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24 of 24 episodes seen
You know how everyone talks about this anime called Mawaru Penguindrum?
Just one single show can completely change your landscape.
Such a thought-provoking series is not made by mere coincidence.
It's definitely... fate.
Of course, it's not for everyone.
There are many mysterious, seemingly pointless story developments.
It's hard to accept abstract ideas that start with nothing but confusion.
But I think... Every line of dialogue, every object drawn in the show exist for a reason.
Nothing in this show is pointless.
What if I asked viewers what anime was like before they have seen Mawaru Penguindrum?
They've forgotten what it was like when they didn't?
You could say anime today isn't hopeless thanks to this show.
The feeling of noticing perplexing symbolism.
Hearing the sound that you'll never forget.
Plot twists at startling rate.
This show can change your perspective of anime in a heartbeat.
Apples, diaries, penguins, and even the color of trash cans...
seemed like treasures filled with possibilities when I saw them with an open mind.
But... I can't go back now.
I can still watch generic anime.
Although, I can't recall what I liked about them.
Sometimes I wonder why there aren't more deep, meaningful anime like this.
The next season's lineup appear awfully uncertain to me right now.
Like Poyopoyo Kansatsu Nikki's cat.
A half-cute, half-round, manly cat.
On the other hand, if there has to be shallow series to make deep ones more enjoyable...
then everything must have a meaning.
That's what I would like to think.
Mawaru Penguindrum starts with mystery.
Storytelling here is like a true Japanese movie: Subtle.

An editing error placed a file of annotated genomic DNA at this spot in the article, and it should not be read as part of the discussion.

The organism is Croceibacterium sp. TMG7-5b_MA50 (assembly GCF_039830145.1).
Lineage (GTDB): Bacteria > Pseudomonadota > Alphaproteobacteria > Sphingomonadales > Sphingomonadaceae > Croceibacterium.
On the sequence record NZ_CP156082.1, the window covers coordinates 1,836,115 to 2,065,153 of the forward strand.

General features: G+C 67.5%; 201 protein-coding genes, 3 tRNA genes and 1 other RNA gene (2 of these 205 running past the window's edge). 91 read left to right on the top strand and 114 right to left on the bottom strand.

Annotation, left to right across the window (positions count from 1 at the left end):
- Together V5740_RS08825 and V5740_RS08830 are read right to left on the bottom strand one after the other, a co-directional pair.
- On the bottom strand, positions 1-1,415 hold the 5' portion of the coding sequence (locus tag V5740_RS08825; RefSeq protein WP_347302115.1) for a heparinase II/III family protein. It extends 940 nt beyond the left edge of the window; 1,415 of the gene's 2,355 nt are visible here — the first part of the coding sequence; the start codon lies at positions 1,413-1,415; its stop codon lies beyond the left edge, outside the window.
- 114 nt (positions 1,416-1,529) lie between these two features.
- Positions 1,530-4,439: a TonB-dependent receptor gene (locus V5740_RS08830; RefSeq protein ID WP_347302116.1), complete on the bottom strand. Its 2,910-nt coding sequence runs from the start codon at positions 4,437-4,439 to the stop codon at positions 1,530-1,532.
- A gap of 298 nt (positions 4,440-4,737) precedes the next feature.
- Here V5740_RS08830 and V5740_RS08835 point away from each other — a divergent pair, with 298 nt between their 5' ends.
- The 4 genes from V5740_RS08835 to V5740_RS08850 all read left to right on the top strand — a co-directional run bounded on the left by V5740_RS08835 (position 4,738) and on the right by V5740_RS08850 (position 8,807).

Main heroine here is Oginome Ringo.
The stalker of main characters' teacher.
She builds an observation post below the teacher's house from scratch.
A charismatic yandere in modern Tokyo.
It's a penguin eat dog world.
The "real", heroine in the second half is useless in the first half.
Girls like her should just get netorare!
Gosh, you must watch this series to the end.
Mawaru Penguindrum will keep you thinking.
Abstract ideas here are like puzzles: Thought-provoking.
Main heroine here is Takakura Himari.
The sister of main characters.
She's sick from a terminal disease.
A tragic princess in the border between life and death.
It's a world of duality.
The brothers stop searching for an unknown object called "Penguindrum" and try to keep her alive from scratch.
Journeys like that should be more important than destination!
Gosh, I must watch this series again.
Do you like beautiful imagery in anime?
Do you like allegory and careful attention paid to every detail on the screen?
Of course you do!
I feel the same way.
Or rather, I can only love beautiful artwork.
After all, I am an anime enthusiast.
There are so much detail in every single frame that will make more and more sense by the episode.
That's why you must not only watch this series, you have to watch it again.
Viewers who don't do this are ugly and stupid.